While Constitutional provisions protecting both areas meant that some of the alarm was misplaced, the early rhetoric from the political governments in Punjab, Khyber Pakhtunkhwa and the centre on fixing fiscal and administrative imbalances created by devolution lent continued credence to such concerns.
As it unfolded over the past year, the PTI’s performance on these two important issues in Punjab is difficult to adjudicate. During NFC consultations, Punjab’s stated position — as reported in the press — continues to back the spirit of fiscal federalism and devolution as it currently exists.
The fears voiced at the start of the tenure — that the PTI in Punjab would be a Trojan Horse for a bankrupt centre — have been unfounded except on the issue of forced cutbacks in development spending and the maintenance of a Rs148 billion surplus due to the centre’s fiscal deficit approaching eight per cent of the gross domestic product.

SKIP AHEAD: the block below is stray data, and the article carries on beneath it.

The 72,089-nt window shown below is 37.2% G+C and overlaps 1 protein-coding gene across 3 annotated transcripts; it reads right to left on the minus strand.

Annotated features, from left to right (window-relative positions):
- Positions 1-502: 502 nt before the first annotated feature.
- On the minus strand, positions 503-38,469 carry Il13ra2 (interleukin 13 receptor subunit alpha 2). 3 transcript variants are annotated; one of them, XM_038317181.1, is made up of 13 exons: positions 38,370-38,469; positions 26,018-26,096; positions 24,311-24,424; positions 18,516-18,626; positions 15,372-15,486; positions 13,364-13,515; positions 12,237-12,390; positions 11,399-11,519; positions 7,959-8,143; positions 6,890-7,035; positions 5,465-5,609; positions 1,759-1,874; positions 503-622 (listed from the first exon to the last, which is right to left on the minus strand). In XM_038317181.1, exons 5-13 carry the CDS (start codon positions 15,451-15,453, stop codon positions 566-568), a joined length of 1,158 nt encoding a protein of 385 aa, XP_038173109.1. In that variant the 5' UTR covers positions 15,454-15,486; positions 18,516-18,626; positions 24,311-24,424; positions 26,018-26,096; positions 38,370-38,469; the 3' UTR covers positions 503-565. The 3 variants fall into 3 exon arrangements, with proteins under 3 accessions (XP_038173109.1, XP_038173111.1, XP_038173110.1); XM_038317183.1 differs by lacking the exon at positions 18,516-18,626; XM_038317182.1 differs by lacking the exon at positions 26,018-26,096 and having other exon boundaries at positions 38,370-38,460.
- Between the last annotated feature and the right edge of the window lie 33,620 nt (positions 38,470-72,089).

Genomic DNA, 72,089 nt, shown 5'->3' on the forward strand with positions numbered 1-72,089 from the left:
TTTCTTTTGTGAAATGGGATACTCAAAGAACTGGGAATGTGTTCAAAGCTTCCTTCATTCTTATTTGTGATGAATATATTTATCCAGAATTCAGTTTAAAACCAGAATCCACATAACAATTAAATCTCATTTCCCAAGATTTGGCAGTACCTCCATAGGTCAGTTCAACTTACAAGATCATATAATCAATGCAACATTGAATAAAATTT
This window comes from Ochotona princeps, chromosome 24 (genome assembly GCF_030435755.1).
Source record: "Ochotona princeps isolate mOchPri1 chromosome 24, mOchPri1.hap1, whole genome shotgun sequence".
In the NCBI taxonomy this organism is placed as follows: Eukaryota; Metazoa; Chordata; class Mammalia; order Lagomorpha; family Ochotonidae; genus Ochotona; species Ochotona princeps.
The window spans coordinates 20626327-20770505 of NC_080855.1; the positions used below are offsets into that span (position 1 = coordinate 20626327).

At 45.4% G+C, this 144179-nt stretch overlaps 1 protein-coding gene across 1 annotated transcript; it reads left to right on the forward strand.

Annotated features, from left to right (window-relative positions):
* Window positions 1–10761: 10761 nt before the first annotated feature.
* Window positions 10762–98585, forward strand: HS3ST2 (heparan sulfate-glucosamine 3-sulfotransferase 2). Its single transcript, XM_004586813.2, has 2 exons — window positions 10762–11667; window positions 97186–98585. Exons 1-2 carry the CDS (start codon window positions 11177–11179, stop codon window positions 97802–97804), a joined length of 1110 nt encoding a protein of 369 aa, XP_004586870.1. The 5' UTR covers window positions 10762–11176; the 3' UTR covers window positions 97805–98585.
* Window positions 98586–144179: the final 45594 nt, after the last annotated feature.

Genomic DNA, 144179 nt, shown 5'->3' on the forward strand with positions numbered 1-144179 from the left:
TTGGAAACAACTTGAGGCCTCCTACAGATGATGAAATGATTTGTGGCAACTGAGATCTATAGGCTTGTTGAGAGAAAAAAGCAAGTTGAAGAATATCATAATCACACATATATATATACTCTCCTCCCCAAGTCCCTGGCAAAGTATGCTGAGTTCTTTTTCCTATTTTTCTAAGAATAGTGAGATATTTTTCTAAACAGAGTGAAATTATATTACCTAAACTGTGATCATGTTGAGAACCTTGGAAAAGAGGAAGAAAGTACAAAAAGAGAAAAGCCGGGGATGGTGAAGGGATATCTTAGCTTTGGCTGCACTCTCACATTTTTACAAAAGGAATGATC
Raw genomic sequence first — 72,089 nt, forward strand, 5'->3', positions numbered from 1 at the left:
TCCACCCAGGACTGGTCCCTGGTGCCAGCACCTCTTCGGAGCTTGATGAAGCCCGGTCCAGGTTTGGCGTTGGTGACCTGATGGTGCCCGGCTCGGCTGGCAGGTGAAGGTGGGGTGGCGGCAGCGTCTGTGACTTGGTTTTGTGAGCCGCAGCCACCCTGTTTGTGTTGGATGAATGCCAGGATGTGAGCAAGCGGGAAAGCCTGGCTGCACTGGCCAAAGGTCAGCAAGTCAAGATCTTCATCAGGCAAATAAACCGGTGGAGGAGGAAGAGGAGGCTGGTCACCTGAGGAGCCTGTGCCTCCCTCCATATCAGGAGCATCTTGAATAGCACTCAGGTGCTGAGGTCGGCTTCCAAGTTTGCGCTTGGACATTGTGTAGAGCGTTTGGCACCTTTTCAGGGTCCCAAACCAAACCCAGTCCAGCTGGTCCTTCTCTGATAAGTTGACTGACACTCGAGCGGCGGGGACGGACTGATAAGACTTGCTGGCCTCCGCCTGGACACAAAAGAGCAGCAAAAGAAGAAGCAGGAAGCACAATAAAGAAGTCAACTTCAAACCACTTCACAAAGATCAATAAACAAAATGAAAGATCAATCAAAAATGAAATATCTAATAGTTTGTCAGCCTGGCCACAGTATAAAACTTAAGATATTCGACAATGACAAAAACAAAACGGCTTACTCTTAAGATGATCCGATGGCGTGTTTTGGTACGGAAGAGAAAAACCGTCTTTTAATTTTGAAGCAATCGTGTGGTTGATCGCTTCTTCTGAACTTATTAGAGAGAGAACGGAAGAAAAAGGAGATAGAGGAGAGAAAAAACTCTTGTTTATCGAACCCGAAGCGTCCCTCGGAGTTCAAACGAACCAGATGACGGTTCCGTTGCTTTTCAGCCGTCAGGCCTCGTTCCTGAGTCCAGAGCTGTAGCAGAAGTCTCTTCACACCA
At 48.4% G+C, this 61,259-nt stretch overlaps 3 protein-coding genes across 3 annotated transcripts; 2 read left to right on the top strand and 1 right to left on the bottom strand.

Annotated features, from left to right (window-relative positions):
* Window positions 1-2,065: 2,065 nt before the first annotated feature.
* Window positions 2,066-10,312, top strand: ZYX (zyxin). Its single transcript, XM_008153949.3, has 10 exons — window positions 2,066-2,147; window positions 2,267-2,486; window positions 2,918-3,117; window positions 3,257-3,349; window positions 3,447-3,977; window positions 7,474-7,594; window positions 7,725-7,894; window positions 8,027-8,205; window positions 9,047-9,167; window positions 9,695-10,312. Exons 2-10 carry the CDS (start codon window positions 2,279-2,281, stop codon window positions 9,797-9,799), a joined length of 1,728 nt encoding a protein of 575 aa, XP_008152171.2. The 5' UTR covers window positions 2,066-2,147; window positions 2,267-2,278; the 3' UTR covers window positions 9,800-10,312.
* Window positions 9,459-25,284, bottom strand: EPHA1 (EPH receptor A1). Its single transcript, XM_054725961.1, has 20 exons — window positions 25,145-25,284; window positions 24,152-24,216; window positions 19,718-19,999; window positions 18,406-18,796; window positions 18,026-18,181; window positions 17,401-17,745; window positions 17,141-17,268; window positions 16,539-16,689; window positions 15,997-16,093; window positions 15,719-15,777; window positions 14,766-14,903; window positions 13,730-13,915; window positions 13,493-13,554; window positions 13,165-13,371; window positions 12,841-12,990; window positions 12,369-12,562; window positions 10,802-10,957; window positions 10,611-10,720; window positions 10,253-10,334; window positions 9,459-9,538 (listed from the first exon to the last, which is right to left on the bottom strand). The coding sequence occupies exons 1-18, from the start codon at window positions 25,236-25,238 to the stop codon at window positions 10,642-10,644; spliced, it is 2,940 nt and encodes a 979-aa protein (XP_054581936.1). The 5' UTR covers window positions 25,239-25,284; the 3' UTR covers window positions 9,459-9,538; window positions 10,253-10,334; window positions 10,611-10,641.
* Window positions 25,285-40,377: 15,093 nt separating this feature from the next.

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At the same time though, the influence of the Prime Minister’s Office (and the federal government) on key decision making in the province’s financial and other related policy affairs signals a more informal rollback of the kind of devolution seen over the past decade.
This informal kind is, again, grounded in the particular politics of the party in Punjab, with factional intrigue and its associated spill-overs on administration being contained by the moral authority of the prime minister and a few senior leaders at the centre.
On balance, then, the record on federalism remains split. The NFC remains intact and no clear cut pathway exists to its reversal, at least as things currently stand. At the same time, with a weak chief minister and lots of behind-the-scenes string-pulling by political heavyweights and advisers parachuted in by the centre, it is also clear that the province has failed to fully own the provisions accorded to it by devolution and given up the space it held for much of the last decade.
Consequently, a key area to monitor going forward would be whether this informal centralisation takes on a more formal shape later on in the government’s tenure or whether the provincial government starts to find a voice and trajectory of its own.